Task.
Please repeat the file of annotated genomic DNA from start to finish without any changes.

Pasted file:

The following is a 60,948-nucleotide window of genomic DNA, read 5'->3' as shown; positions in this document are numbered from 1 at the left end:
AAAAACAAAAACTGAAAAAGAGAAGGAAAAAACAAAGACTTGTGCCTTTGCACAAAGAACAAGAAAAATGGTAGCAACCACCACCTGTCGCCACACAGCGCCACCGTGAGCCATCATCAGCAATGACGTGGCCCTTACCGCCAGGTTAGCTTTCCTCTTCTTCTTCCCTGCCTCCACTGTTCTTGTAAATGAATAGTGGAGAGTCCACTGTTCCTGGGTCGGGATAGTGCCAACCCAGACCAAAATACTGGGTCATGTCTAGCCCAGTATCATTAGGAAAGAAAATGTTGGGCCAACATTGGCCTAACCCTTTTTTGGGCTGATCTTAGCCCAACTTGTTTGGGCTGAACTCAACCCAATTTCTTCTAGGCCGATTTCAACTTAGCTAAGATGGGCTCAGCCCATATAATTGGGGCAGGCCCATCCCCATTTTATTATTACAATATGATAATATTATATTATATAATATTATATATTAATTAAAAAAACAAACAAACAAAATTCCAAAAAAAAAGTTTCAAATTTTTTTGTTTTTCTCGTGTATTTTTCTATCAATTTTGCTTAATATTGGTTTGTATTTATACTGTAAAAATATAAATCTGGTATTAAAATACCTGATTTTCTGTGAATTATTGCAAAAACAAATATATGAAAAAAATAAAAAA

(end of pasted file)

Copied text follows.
The following is a 60,948-nucleotide window of genomic DNA, read 5'->3' as shown; positions in this document are numbered from 1 at the left end:
AAAAACAAAAACTGAAAAAGAGAAGGAAAAAACAAAGACTTGTGCCTTTGCACAAAGAACAAGAAAAATGGTAGCAACCACCACCTGTCGCCACACAGCGCCACCGTGAGCCATCATCAGCAATGACGTGGCCCTTACCGCCAGGTTAGCTTTCCTCTTCTTCTTCCCTGCCTCCACTGTTCTTGTAAATGAATAGTGGAGAGTCCACTGTTCCTGGGTCGGGATAGTGCCAACCCAGACCAAAATACTGGGTCATGTCTAGCCCAGTATCATTAGGAAAGAAAATGTTGGGCCAACATTGGCCTAACCCTTTTTTGGGCTGATCTTAGCCCAACTTGTTTGGGCTGAACTCAACCCAATTTCTTCTAGGCCGATTTCAACTTAGCTAAGATGGGCTCAGCCCATATAATTGGGGCAGGCCCATCCCCATTTTATTATTACAATATGATAATATTATATTATATAATATTATATATTAATTAAAAAAACAAACAAACAAAATTCCAAAAAAAAAGTTTCAAATTTTTTTGTTTTTCTCGTGTATTTTTCTATCAATTTTGCTTAATATTGGTTTGTATTTATACTGTAAAAATATAAATCTGGTATTAAAATACCTGATTTTCTGTGAATTATTGCAAAAACAAATATATGAAAAAAATAAAAAA